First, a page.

Swedish Government Fails to Secure Majority After Postal Votes Are Counted
Sweden’s government failed to secure a majority, the country’s Election Authority said after it finished counting all postal votes.
Prime Minister Fredrik Reinfeldt’s four-party coalition will get 173 lawmakers in the 349-seat assembly after the Sept. 19 election, two short of a majority and five less than it had after the 2006 vote, the Stockholm-based authority said on its website late yesterday. The opposition will have 156 lawmakers, while the anti-immigration Sweden Democrats get 20 seats in the legislature. Turnout was 84.6 percent.
Reinfeldt will rely on support outside his coalition to pass some bills, though budget laws can only be blocked if a majority provides an alternative proposal. Sweden has been ruled by minority governments since the current one-chamber parliamentary system was introduced in 1971, with the exception of six years of majority coalitions starting in 1976, and the last four years under Reinfeldt.
There will be “negotiations and compromises on issues outside the budget and there the government may run into problems,” said Jonas Hinnfors, a political science professor at Gothenburg University.
The government has said it may seek a collaboration with opposition parties the Greens and the Social Democrats. Parliament reconvenes on Oct. 5.
“Reinfeldt will send out feelers about a semi-permanent cooperation with the Green party, even though I don’t think he’ll invite them into government,” Hinnfors said. Should the Green Party refuse to work with the government, Reinfeldt will rule “with jumping majorities on individual issues, which is how the Social Democrats ruled the country for decades.”
That will probably reduce the clout of the Sweden Democrats, which campaigned on a pledge to try to reduce immigration by as much as 90 percent. The party won seats in parliament for the first time since being formed in 1988, making it a potential kingmaker.
“Our ambition is to work in parliament for increased cooperation with the Green party,” Reinfeldt said at a press conference on Sept. 20. “I can also see several issues where traditionally the government and the Social Democrats have been in agreement and could be so on many issues in the future.”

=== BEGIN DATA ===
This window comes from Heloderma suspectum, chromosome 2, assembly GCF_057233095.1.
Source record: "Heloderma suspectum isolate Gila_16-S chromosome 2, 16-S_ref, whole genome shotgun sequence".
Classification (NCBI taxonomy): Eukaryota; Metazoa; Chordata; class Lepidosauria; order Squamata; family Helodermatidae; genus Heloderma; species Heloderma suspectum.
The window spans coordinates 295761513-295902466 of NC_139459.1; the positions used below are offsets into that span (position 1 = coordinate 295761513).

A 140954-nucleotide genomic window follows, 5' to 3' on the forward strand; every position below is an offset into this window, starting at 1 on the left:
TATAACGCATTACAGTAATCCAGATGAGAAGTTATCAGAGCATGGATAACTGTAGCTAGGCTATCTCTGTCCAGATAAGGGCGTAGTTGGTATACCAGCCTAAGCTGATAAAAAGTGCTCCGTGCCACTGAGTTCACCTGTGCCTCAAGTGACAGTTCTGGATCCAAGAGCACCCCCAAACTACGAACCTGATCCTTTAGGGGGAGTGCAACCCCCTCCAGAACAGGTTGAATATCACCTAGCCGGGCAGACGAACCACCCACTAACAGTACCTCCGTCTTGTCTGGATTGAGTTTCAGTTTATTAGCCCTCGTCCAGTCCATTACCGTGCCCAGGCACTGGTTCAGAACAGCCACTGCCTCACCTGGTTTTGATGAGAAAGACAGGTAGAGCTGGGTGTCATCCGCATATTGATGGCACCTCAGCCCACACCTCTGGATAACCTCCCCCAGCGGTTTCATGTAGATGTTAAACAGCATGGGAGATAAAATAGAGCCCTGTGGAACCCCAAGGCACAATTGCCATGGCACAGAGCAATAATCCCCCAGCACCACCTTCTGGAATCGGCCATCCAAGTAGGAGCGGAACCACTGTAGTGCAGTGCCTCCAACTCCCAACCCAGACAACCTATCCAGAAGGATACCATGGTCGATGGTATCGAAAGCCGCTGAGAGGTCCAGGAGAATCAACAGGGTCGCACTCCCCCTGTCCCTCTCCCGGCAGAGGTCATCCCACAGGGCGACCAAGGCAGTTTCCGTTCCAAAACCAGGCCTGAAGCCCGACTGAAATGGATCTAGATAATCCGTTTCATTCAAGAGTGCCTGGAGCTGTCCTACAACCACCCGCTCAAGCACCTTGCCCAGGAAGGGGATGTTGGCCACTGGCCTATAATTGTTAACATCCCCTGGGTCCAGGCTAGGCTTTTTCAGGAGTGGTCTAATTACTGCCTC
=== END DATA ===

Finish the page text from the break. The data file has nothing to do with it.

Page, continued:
Local newspapers Dagens Nyheter and Svenska Dagbladet both reported that in one district, Gothenburg, the government lost a parliamentary seat by fewer than 10 votes, a number within the margin of error of the first count.
All votes have now been counted once. The county administrative boards will recount all votes on Sept. 23 before a final tally is presented. The margin of victory was slim in several districts, meaning the final count could change the outcome.
Reinfeldt presided over the biggest economic rebound in the European Union, cutting taxes and running the EU’s narrowest budget deficit. Sweden’s $430 billion economy will expand 4.5 percent this year, the best performance in the 27-member EU, recouping most of last year’s 5.1 percent decline, the Finance Ministry said on Aug. 20.
The government, which pushed through 70 billion kronor ($10 billion) in income-tax cuts in its first four-year term, plans to cut taxes on incomes and pensions by a further 25 billion kronor through 2014. The last four years of income-tax cuts were equivalent to 2.3 percent of gross domestic product.
Besides its anti-immigration stance, the Sweden Democrats want to raise spending on elderly care, jobless benefits, longer prison sentences and introduce compulsory military conscription.
“The other parties have warned of this situation and warned that we will create problems,” Jimmie Aakesson, Sweden Democrat leader, told supporters on election night. “My promise to the Swedish people is that we will not create problems, we will take responsibility for Sweden.”
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